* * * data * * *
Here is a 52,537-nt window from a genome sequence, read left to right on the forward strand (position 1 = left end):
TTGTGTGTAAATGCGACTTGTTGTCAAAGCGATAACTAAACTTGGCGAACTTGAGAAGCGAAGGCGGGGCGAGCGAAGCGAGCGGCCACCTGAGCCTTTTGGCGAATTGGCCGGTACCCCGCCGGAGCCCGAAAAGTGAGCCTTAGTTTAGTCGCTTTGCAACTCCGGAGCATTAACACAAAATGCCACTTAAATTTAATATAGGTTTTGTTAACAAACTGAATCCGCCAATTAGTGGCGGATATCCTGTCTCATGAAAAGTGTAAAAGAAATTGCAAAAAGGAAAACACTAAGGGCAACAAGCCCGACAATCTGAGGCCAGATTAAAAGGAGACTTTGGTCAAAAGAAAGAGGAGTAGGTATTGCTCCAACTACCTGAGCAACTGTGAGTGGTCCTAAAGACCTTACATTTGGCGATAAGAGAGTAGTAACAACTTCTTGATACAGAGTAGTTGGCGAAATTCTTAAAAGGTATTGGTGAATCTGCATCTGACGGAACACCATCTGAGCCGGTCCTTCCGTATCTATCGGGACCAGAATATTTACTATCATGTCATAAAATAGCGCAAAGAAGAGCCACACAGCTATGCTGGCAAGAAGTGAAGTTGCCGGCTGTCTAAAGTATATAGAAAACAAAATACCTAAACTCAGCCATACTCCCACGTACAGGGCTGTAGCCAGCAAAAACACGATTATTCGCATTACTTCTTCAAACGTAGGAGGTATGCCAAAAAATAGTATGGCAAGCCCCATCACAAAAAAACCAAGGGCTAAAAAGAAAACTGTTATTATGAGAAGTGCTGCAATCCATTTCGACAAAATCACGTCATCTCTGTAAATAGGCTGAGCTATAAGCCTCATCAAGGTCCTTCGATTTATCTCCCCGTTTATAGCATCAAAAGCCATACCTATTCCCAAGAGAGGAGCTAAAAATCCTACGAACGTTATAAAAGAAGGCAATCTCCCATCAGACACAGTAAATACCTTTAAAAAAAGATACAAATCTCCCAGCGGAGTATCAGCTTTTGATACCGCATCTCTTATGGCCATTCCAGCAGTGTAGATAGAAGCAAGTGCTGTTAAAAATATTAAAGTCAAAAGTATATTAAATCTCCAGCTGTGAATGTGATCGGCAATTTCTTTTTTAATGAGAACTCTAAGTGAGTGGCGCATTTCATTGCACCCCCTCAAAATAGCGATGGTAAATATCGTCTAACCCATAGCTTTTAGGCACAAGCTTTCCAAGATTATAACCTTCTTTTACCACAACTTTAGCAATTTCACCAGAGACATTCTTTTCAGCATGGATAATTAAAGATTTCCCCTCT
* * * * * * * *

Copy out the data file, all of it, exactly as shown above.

Here is a 52,537-nt window from a genome sequence, read left to right on the forward strand (position 1 = left end):
TTGTGTGTAAATGCGACTTGTTGTCAAAGCGATAACTAAACTTGGCGAACTTGAGAAGCGAAGGCGGGGCGAGCGAAGCGAGCGGCCACCTGAGCCTTTTGGCGAATTGGCCGGTACCCCGCCGGAGCCCGAAAAGTGAGCCTTAGTTTAGTCGCTTTGCAACTCCGGAGCATTAACACAAAATGCCACTTAAATTTAATATAGGTTTTGTTAACAAACTGAATCCGCCAATTAGTGGCGGATATCCTGTCTCATGAAAAGTGTAAAAGAAATTGCAAAAAGGAAAACACTAAGGGCAACAAGCCCGACAATCTGAGGCCAGATTAAAAGGAGACTTTGGTCAAAAGAAAGAGGAGTAGGTATTGCTCCAACTACCTGAGCAACTGTGAGTGGTCCTAAAGACCTTACATTTGGCGATAAGAGAGTAGTAACAACTTCTTGATACAGAGTAGTTGGCGAAATTCTTAAAAGGTATTGGTGAATCTGCATCTGACGGAACACCATCTGAGCCGGTCCTTCCGTATCTATCGGGACCAGAATATTTACTATCATGTCATAAAATAGCGCAAAGAAGAGCCACACAGCTATGCTGGCAAGAAGTGAAGTTGCCGGCTGTCTAAAGTATATAGAAAACAAAATACCTAAACTCAGCCATACTCCCACGTACAGGGCTGTAGCCAGCAAAAACACGATTATTCGCATTACTTCTTCAAACGTAGGAGGTATGCCAAAAAATAGTATGGCAAGCCCCATCACAAAAAAACCAAGGGCTAAAAAGAAAACTGTTATTATGAGAAGTGCTGCAATCCATTTCGACAAAATCACGTCATCTCTGTAAATAGGCTGAGCTATAAGCCTCATCAAGGTCCTTCGATTTATCTCCCCGTTTATAGCATCAAAAGCCATACCTATTCCCAAGAGAGGAGCTAAAAATCCTACGAACGTTATAAAAGAAGGCAATCTCCCATCAGACACAGTAAATACCTTTAAAAAAAGATACAAATCTCCCAGCGGAGTATCAGCTTTTGATACCGCATCTCTTATGGCCATTCCAGCAGTGTAGATAGAAGCAAGTGCTGTTAAAAATATTAAAGTCAAAAGTATATTAAATCTCCAGCTGTGAATGTGATCGGCAATTTCTTTTTTAATGAGAACTCTAAGTGAGTGGCGCATTTCATTGCACCCCCTCAAAATAGCGATGGTAAATATCGTCTAACCCATAGCTTTTAGGCACAAGCTTTCCAAGATTATAACCTTCTTTTACCACAACTTTAGCAATTTCACCAGAGACATTCTTTTCAGCATGGATAATTAAAGATTTCCCCTCT